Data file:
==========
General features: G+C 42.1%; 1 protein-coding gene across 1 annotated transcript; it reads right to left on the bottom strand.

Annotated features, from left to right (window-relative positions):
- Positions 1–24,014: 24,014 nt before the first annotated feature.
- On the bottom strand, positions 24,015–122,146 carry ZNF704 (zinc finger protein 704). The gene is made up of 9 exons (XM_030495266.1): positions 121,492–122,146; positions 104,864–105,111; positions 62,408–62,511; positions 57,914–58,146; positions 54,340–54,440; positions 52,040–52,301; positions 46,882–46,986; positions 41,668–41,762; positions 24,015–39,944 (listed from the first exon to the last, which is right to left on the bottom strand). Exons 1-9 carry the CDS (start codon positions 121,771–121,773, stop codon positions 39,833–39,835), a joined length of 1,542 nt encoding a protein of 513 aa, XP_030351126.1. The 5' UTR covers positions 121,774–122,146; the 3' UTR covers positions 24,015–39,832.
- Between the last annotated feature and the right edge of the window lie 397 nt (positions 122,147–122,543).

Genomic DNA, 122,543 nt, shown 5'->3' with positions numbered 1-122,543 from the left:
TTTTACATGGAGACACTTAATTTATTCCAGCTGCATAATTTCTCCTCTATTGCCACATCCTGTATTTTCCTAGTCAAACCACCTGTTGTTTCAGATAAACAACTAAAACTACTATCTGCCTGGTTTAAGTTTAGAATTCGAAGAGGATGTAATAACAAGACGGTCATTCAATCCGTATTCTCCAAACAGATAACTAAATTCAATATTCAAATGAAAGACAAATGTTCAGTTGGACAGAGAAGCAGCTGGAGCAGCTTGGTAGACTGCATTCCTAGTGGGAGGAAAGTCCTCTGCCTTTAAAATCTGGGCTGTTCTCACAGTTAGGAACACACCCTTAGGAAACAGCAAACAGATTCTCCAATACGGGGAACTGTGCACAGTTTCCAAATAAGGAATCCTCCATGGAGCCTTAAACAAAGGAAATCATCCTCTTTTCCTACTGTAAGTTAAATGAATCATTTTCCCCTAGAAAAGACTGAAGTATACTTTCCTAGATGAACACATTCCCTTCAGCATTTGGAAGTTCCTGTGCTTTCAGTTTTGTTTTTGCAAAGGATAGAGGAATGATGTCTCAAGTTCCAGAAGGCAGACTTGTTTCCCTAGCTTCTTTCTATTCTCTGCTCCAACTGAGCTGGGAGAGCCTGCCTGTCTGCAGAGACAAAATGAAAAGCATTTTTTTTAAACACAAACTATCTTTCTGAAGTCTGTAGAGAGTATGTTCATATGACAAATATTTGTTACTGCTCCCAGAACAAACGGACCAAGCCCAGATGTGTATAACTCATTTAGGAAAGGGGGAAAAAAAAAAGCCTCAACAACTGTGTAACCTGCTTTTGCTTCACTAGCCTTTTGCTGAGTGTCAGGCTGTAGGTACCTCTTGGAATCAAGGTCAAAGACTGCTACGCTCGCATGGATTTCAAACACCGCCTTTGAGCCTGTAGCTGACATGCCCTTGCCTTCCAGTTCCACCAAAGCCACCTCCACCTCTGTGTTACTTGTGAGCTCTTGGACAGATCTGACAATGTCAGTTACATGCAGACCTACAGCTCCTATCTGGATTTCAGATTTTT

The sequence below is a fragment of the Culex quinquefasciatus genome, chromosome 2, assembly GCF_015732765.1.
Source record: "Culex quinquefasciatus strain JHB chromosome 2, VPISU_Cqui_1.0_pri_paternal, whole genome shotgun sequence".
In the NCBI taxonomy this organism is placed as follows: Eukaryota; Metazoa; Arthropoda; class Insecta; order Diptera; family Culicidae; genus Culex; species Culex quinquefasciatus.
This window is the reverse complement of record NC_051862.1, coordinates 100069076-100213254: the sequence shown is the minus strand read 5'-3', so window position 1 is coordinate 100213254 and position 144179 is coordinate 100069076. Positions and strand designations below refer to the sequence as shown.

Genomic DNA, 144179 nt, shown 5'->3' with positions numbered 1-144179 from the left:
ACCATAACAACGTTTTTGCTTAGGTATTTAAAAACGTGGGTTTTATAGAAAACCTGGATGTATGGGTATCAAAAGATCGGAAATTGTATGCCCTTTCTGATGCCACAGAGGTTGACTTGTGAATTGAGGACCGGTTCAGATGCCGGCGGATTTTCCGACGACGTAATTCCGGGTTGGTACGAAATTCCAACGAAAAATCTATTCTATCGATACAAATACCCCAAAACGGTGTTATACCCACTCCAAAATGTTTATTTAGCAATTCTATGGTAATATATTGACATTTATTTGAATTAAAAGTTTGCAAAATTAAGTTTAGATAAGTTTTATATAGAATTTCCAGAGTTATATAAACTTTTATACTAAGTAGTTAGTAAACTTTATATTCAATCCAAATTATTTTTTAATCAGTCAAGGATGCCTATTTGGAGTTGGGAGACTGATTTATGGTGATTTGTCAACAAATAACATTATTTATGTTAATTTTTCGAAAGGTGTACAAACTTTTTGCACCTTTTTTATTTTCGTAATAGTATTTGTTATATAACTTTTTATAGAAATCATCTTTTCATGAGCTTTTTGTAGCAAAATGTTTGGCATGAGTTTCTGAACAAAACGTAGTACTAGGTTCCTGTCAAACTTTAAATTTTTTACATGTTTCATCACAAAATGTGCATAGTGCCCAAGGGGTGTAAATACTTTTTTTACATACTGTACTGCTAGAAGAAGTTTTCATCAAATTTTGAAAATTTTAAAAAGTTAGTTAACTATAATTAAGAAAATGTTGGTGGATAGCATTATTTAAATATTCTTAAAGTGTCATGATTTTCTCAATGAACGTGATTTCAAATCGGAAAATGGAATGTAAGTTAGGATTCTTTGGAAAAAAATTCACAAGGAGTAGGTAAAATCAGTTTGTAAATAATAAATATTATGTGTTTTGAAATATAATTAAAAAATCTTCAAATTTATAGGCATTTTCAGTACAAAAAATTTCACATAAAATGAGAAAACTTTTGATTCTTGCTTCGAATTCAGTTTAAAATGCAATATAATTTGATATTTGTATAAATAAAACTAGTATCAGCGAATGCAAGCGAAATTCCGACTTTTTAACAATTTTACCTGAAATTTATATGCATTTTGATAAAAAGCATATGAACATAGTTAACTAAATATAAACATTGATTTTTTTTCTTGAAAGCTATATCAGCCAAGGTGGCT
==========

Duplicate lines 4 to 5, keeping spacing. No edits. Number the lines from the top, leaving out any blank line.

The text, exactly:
- On the bottom strand, positions 24,015–122,146 carry ZNF704 (zinc finger protein 704). The gene is made up of 9 exons (XM_030495266.1): positions 121,492–122,146; positions 104,864–105,111; positions 62,408–62,511; positions 57,914–58,146; positions 54,340–54,440; positions 52,040–52,301; positions 46,882–46,986; positions 41,668–41,762; positions 24,015–39,944 (listed from the first exon to the last, which is right to left on the bottom strand). Exons 1-9 carry the CDS (start codon positions 121,771–121,773, stop codon positions 39,833–39,835), a joined length of 1,542 nt encoding a protein of 513 aa, XP_030351126.1. The 5' UTR covers positions 121,774–122,146; the 3' UTR covers positions 24,015–39,832.
- Between the last annotated feature and the right edge of the window lie 397 nt (positions 122,147–122,543).